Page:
Not Guilty?: A List of Five Songs Inspired by the Casey Anthony Trial Verdict

Since Anthony was found to be not guilty, the majority of reactions have been rather negative -- many, including myself, felt Anthony was guilty of first-degree murder. Anthony was hardly a likable character, as well, a trait that seems to follow accused murderers like the black plague.

Now that Anthony is not guilty and her trial is over, let us celebrate her "innocence" with the five best acquitted murderer songs.

"Murder Was The Case" -- Snoop Dogg

In August of 1993, Calvin Broadus -- better known to the world as Snoop Dogg -- was arrested in connection with the death of Philip Woldermarian. Woldermarian, a member of a rival gang, was shot and killed by Snoop's bodyguard, McKinley Lee. Snoop Dogg was driving the vehicle from which Lee shot Woldermarian. Represented by Johnny Cochran, both Lee and Snoop Dogg were acquitted of murder. In 1994, Snoop recorded the track "Murder Was The Case" for his short film of the same name -- both in response to Snoop's murder trial the previous year. The soundtrack to Murder Was The Case went on to go double platinum.

Before you go and wonder why the hell I would include Sammy on a list like this, I should go ahead and mention that this song is the theme song to the 1970s TV show Baretta, starring none other than Robert Blake. In 2001, Blake was acquitted of murdering his then-wife Bonnie Lee Bakely outside of a restaurant. Baretta initially featured an instrumental theme, but Sammy Davis, Jr. was brought in to record vocals, the most famous of which would be the all-too-appropriate, "Don't do the crime if you can't do the time."

Detroit-based MC Byron Simpson found that too many other emcees were rocking the name Guilt -- which he liked to go by -- so he simply added his last name and thus became known as Guilty Simpson. In 2010, Simpson (who was a favorite of the late J Dilla) released his second album, OJ Simpson, which was produced by Madlib and notched an 8.0 from Pitchfork. Now, Byron Simpson has never been convicted of murder, yet the dude does have a song named "OJ Simpson." There's no way in hell I would put a song from the soundtrack to O.J. Simpson's failed 2006 Punk'd ripoff named Juiced, so I'm left to use Guilty Simpson's track to help represent, on this list, the most famous person to ever be acquitted of murder.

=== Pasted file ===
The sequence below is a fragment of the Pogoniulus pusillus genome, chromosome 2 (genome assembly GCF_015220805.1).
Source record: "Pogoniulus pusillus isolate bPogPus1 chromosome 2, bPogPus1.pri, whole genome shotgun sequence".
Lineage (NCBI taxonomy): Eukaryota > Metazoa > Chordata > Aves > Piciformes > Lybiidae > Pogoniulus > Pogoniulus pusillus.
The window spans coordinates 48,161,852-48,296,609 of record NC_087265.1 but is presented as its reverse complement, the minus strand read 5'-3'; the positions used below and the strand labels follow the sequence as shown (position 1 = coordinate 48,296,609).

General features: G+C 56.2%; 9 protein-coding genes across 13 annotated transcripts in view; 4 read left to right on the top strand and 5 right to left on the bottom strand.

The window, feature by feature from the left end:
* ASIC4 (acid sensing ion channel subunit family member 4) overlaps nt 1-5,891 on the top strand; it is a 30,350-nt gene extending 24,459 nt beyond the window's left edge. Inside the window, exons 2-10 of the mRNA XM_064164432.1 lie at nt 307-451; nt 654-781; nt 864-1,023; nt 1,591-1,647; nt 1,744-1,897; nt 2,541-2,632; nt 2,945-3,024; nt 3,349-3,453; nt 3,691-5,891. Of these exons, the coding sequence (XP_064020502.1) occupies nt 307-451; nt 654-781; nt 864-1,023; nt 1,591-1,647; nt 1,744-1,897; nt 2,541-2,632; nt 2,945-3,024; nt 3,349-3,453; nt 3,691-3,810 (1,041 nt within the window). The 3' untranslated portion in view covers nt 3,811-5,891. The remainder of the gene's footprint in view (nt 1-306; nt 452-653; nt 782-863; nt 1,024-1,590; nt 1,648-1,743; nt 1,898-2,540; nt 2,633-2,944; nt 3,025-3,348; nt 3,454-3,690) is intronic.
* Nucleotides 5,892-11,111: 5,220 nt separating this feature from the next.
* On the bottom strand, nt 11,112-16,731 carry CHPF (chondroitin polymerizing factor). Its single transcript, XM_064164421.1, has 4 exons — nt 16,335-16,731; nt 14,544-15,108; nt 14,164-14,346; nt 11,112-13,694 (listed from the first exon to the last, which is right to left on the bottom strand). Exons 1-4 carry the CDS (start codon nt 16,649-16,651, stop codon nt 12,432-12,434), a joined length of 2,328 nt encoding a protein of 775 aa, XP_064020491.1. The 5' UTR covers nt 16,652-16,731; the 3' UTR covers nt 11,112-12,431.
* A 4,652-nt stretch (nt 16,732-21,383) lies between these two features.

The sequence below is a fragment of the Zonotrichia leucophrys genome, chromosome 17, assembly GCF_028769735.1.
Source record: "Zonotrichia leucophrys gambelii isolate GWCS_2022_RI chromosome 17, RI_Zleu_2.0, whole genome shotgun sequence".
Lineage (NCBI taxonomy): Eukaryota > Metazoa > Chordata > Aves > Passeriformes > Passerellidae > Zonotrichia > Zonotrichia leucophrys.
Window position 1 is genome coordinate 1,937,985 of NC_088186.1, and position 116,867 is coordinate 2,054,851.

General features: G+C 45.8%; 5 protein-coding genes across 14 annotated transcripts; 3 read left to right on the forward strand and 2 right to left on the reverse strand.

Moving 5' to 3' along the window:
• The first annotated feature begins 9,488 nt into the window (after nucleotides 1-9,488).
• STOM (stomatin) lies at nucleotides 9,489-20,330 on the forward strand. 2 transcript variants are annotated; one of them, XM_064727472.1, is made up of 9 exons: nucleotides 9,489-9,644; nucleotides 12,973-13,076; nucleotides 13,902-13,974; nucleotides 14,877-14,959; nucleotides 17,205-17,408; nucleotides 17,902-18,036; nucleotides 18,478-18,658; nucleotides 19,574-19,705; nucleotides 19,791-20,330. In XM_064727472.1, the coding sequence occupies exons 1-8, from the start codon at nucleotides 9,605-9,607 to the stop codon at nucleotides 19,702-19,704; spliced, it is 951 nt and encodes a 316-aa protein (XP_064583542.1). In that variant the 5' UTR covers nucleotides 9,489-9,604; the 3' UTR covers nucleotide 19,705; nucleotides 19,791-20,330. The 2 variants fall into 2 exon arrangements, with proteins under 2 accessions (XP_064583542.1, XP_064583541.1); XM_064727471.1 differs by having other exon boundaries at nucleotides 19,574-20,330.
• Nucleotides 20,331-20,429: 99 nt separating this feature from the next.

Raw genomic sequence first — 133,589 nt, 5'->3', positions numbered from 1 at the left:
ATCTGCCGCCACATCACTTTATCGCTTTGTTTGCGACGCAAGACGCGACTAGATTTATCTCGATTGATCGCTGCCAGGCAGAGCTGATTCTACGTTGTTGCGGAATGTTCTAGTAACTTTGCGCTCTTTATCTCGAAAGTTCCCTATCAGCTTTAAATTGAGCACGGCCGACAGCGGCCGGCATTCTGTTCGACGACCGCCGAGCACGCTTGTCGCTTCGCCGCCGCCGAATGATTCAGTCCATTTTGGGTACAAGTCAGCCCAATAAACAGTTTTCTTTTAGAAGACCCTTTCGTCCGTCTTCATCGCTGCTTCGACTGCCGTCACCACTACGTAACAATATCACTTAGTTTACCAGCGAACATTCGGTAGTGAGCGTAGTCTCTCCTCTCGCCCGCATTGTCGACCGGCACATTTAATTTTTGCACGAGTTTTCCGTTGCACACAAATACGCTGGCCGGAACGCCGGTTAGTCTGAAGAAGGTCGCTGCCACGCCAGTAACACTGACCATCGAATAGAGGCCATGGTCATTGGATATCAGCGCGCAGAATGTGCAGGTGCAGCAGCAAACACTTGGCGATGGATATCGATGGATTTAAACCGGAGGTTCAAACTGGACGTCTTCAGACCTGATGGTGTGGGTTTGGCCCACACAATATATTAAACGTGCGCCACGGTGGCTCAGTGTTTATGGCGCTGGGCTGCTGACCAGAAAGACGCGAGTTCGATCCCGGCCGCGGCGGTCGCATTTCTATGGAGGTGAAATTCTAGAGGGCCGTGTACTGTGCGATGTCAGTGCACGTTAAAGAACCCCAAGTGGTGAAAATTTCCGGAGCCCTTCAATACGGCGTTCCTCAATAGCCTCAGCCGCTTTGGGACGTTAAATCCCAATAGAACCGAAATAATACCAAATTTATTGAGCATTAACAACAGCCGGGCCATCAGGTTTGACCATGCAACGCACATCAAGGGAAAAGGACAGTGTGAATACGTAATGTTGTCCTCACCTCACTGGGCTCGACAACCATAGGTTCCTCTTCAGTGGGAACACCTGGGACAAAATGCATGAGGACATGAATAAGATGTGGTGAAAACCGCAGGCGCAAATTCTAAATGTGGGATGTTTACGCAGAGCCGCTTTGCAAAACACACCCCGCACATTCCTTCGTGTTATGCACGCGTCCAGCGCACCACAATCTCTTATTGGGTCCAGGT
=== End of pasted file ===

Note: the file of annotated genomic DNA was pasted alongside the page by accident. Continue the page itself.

The 1964 no. 1 hit from The Righteous Brothers has since been identified as having more radio and television play than any other song in the 20th century. So why the hell is it on this list? Simple, it is the most famous song co-written and produced by Phil Spector, the legendary music producer who was convicted of the 2003 murder of actress Lana Clarkson. After a 2007 mistrial, Spector was eventually convicted of murder in the second degree in a second trial in 2009 -- unlike Snoop, Blake and O.J. before him. Spector is currently serving a sentence of 19 years to life at the California Substance Abuse Treatment Facility and State Prison in Corcoran, California.

Since Casey Anthony apparently didn't murder her own daughter Caylee, the killer is still on the loose -- much like the killer of both Ronald Goldman and Nicole Brown Simpson, since O.J. was acquitted of their murders. '90s British rock band The Auteurs, for their 1996 album After Murder Park, recorded the track "Unsolved Child Murder" -- a song about a missing and presumed dead child. The Auteurs are most famous for their lead singer and main songwriter Luke Haines, who later went on to form the group Black Box Recorder. After Murder Park was even produced by famed rock producer Steve Albini. Haines nor anyone else in The Auteurs were ever convicted of murder, yet their song "Unsolved Child Murder" stands as the perfect example for this list. Since Casey Anthony has been acquitted of murder, there still remains the unsolved murder of Caylee Anthony.

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Michael Lopez